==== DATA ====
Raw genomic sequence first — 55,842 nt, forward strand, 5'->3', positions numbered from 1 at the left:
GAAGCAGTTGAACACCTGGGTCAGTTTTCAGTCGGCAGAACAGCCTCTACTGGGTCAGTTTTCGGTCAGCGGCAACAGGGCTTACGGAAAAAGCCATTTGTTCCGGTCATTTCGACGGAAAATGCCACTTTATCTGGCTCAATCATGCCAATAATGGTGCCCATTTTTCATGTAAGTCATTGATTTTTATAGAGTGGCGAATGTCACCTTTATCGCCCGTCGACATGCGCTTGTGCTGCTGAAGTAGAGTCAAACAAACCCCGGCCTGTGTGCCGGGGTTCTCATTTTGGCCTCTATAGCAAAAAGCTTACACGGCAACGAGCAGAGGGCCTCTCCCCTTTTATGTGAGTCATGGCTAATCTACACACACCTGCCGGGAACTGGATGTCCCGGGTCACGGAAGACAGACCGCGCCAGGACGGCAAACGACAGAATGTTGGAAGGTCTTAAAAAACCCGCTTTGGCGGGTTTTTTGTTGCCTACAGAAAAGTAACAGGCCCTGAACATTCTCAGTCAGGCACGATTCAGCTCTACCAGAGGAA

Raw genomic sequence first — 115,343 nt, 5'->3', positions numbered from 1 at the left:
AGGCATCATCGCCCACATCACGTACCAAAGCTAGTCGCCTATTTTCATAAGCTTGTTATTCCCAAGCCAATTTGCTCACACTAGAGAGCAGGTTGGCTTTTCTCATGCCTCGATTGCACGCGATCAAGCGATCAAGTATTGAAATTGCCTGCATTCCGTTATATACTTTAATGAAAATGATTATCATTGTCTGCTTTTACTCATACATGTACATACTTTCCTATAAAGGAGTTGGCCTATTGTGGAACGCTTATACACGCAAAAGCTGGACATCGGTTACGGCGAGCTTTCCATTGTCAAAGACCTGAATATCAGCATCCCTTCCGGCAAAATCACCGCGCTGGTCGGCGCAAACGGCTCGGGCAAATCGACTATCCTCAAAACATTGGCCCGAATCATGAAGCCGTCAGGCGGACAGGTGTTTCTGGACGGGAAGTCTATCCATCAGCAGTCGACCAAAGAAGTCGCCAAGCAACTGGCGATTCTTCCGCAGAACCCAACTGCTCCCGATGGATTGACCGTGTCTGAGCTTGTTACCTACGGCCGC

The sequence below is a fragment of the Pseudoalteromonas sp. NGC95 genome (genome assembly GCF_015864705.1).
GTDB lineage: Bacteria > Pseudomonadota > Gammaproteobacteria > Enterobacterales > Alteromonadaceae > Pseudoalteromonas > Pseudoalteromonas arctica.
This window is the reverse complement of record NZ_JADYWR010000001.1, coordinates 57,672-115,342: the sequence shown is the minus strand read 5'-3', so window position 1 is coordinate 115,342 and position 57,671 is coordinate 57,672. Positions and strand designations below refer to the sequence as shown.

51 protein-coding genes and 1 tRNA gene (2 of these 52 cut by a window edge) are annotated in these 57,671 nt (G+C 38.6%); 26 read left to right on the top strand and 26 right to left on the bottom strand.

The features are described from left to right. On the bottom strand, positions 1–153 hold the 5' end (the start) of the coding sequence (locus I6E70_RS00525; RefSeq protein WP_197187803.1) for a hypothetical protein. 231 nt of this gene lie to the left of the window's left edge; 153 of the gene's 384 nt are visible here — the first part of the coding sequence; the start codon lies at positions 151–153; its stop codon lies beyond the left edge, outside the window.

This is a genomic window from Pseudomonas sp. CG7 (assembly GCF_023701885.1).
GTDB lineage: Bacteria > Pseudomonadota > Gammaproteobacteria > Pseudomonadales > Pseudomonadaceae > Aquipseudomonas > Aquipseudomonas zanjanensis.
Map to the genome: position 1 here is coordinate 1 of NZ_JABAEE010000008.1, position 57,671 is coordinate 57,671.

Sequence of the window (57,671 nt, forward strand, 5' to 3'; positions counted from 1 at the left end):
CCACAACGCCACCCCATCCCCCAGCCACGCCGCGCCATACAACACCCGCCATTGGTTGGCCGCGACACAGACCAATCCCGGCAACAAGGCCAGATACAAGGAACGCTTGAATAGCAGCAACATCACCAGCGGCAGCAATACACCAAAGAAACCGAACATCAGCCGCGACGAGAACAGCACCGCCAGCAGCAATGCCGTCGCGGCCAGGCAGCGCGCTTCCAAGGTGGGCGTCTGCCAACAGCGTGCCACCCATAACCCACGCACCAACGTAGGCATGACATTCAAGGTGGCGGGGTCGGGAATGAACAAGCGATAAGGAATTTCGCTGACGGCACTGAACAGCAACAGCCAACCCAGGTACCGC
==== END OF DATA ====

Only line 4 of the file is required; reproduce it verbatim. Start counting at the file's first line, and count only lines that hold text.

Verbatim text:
AGGCATCATCGCCCACATCACGTACCAAAGCTAGTCGCCTATTTTCATAAGCTTGTTATTCCCAAGCCAATTTGCTCACACTAGAGAGCAGGTTGGCTTTTCTCATGCCTCGATTGCACGCGATCAAGCGATCAAGTATTGAAATTGCCTGCATTCCGTTATATACTTTAATGAAAATGATTATCATTGTCTGCTTTTACTCATACATGTACATACTTTCCTATAAAGGAGTTGGCCTATTGTGGAACGCTTATACACGCAAAAGCTGGACATCGGTTACGGCGAGCTTTCCATTGTCAAAGACCTGAATATCAGCATCCCTTCCGGCAAAATCACCGCGCTGGTCGGCGCAAACGGCTCGGGCAAATCGACTATCCTCAAAACATTGGCCCGAATCATGAAGCCGTCAGGCGGACAGGTGTTTCTGGACGGGAAGTCTATCCATCAGCAGTCGACCAAAGAAGTCGCCAAGCAACTGGCGATTCTTCCGCAGAACCCAACTGCTCCCGATGGATTGACCGTGTCTGAGCTTGTTACCTACGGCCGC